Guinea president calls for western “corruption” to be investigated
President Alpha Condé of Guinea, who is attending the G8 summit as a guest of David Cameron, is arguing that British authorities have a role to play in raising the pressure on Israeli diamond magnate Beny Steinmetz to return the rights to extract half of the iron ore at Simandou, situated in the mountainous region of Guinea’s south-east. Transactions in the UK went through BSG Resources, Steinmetz's mining company based in the offshore haven of Guernsey, a British Crown dependency; as well as US banking systems. Condé, who came to power in 2010 after half a century in opposition, now wants the Simandou licence back in Guinea. “We are trying to address a problem that has its source in Western countries,” Mr Condé said. “We need to deal with places where the problem arises. Most of the countries involved in the corruption in Guinea and more widely in Africa are of Western origin so the West has to be part of the solution”.
Mass protests continue throughout Brazil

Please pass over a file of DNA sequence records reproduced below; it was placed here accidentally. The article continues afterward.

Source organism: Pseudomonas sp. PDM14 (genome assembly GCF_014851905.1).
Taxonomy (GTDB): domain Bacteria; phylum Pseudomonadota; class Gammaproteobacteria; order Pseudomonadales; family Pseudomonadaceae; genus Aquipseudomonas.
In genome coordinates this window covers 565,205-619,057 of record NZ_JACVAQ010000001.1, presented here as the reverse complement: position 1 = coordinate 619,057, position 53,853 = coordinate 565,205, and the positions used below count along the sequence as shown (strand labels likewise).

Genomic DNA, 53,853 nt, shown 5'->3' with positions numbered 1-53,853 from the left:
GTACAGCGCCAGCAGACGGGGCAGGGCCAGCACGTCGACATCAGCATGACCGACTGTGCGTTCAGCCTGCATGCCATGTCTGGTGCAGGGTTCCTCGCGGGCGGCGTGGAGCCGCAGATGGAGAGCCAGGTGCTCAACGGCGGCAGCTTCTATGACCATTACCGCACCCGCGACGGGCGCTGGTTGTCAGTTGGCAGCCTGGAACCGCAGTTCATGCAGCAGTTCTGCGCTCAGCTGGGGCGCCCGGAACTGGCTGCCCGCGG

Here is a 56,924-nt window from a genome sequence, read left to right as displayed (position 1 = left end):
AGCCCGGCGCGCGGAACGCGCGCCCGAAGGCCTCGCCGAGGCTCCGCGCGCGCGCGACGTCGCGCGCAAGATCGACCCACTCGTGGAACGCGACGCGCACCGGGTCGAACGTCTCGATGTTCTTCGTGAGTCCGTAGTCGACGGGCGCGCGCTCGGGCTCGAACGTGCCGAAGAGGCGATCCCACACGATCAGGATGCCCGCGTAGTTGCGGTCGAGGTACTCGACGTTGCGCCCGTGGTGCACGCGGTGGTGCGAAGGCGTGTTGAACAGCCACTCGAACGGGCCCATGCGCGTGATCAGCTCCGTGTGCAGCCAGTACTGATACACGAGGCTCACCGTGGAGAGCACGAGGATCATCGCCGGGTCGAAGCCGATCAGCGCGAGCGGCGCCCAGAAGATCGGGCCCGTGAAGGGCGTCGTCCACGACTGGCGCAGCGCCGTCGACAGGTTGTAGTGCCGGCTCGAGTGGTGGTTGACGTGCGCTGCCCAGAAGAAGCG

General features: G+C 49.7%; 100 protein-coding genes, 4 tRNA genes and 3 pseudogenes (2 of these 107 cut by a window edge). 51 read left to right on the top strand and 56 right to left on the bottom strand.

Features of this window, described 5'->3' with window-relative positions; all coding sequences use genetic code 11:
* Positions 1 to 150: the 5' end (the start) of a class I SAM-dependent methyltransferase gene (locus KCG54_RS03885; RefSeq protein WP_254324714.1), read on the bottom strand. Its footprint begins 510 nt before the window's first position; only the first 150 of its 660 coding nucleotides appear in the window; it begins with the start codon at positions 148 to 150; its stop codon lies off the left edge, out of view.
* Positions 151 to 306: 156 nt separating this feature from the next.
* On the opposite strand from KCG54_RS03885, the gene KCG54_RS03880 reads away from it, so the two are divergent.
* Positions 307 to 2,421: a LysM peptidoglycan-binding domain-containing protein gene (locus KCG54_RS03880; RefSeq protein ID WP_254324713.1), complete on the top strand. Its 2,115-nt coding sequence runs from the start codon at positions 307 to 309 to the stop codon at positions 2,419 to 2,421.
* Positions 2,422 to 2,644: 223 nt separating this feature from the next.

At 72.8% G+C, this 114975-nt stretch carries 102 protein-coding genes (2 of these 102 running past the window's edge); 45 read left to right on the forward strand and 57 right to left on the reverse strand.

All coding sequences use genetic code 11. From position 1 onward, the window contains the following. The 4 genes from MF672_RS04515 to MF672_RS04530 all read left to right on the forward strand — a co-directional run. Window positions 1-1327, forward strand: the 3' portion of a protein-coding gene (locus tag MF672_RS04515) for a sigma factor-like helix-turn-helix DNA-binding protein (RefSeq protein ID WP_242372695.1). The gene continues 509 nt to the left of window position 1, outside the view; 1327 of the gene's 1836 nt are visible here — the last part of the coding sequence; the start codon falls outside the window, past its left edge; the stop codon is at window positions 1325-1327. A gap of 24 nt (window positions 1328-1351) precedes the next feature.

Mass protests continued throughout Brazil on Monday, with hundreds of thousands of demonstrators converging in Sao Paulo, Rio de Janeiro, Belo Horizonte, the capital of Brasilia and other cities. According to reports by Brazilian media, the initially peaceful demonstrations last week became heated, leading to clashes with Brazil’s riot police that left at least 100 injured. Though the protests initially began following the announcement of bus fare increases, they have evolved to include a wide range of groups that have grown dissatisfied with government corruption and income inequality, as well as outrage over the police’s harsh response to protesters last week. Brazil’s economy has posted its worst two-year performance in over a decade, with inflation rising to 6.5 percent in May. At least 20,000 Brazilians were expected to demonstrate in Sao Paulo on Monday, with organisers placing the figure closer to 30,000.